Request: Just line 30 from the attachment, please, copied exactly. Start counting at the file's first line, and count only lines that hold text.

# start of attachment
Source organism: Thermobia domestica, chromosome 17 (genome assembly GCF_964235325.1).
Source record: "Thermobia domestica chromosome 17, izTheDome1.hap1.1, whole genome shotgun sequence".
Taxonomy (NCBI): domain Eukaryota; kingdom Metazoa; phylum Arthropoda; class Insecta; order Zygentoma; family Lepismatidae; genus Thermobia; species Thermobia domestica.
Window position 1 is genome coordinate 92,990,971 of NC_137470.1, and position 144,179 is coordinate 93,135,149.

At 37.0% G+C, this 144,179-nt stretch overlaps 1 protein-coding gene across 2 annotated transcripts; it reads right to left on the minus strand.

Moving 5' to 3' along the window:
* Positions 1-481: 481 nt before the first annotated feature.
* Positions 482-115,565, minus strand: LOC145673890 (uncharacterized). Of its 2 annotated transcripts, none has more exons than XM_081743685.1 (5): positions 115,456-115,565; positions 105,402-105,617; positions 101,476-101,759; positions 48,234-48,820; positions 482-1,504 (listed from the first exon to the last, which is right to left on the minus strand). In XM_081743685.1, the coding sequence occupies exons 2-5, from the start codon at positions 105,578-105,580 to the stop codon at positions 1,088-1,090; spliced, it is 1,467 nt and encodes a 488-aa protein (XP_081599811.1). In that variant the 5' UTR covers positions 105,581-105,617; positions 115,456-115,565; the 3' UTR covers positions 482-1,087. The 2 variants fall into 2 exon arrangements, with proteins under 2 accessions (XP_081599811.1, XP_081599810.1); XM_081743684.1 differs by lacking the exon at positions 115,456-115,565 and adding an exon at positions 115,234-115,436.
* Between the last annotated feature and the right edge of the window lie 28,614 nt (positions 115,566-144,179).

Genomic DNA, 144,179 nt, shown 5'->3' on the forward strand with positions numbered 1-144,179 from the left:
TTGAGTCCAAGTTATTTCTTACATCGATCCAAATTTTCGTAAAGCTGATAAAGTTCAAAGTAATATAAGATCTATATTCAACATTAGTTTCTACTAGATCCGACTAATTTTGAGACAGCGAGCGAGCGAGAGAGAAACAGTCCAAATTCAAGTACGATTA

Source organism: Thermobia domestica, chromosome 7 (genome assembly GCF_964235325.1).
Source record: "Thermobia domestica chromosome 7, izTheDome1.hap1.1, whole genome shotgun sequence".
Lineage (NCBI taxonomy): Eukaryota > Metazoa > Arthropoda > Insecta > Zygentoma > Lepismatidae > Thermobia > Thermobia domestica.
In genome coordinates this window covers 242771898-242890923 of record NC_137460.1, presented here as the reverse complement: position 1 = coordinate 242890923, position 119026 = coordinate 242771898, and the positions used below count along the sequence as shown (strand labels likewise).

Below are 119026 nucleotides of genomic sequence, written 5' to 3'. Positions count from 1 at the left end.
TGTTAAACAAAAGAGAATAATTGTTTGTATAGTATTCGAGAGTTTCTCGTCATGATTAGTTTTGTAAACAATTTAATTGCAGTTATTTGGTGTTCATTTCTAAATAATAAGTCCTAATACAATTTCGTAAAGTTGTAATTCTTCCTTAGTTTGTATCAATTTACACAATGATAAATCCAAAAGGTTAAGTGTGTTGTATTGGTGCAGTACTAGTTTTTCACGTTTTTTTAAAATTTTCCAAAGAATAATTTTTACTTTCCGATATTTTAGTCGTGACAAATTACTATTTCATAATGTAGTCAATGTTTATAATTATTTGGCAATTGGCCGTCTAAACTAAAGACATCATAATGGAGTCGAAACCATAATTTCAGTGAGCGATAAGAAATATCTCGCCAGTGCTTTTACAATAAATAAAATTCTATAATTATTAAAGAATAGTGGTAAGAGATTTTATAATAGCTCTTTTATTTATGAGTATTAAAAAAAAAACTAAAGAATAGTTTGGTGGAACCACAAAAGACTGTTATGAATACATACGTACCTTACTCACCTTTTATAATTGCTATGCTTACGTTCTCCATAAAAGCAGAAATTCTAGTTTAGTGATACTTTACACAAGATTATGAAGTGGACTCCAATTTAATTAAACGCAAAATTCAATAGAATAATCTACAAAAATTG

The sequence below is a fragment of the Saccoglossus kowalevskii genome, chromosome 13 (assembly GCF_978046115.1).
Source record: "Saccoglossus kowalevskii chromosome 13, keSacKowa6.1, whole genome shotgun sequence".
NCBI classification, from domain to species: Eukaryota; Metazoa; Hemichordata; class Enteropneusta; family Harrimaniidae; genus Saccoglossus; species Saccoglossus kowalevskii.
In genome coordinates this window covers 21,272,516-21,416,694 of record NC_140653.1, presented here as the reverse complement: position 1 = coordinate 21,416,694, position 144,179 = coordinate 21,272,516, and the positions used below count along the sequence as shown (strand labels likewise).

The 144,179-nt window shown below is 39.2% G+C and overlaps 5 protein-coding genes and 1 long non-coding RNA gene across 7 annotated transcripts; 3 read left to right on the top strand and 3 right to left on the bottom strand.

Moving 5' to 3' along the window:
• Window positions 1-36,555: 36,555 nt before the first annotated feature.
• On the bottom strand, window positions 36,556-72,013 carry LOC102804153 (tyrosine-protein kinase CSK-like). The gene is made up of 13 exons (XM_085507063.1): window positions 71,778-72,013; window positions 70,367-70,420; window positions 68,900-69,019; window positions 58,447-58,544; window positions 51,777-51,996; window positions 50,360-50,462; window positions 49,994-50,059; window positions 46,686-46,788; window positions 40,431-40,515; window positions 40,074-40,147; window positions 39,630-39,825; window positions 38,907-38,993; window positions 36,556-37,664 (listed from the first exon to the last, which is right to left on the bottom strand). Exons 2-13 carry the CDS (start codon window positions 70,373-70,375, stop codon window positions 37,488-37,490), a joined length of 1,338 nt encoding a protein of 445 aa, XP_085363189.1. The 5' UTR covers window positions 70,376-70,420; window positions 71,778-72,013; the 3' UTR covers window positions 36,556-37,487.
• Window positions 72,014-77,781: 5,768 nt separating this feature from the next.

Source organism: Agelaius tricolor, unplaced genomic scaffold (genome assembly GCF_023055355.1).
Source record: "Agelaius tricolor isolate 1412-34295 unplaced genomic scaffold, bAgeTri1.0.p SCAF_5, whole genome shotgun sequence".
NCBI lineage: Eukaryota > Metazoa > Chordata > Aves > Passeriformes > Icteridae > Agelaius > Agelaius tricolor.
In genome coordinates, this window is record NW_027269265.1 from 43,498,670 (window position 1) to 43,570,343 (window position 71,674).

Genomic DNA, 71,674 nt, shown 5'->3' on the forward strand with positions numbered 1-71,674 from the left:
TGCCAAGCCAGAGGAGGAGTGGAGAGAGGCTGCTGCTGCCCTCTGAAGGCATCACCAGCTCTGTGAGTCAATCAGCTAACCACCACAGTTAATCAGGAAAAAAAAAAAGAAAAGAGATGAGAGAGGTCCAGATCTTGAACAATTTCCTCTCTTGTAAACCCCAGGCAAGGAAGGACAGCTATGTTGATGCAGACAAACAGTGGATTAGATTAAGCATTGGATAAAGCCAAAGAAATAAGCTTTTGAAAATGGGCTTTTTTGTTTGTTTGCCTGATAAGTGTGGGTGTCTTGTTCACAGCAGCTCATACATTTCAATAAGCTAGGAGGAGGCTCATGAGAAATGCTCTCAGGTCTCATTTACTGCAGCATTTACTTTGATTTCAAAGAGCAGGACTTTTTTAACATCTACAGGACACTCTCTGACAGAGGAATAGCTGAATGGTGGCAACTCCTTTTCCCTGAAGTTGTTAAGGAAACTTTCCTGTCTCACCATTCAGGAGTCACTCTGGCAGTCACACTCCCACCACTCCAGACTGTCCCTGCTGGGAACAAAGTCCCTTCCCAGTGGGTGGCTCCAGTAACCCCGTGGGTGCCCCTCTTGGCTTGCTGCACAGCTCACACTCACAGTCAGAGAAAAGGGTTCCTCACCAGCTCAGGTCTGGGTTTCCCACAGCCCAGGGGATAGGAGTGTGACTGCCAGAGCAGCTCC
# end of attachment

In genome coordinates, this window is record NW_027269265.1 from 43,498,670 (window position 1) to 43,570,343 (window position 71,674).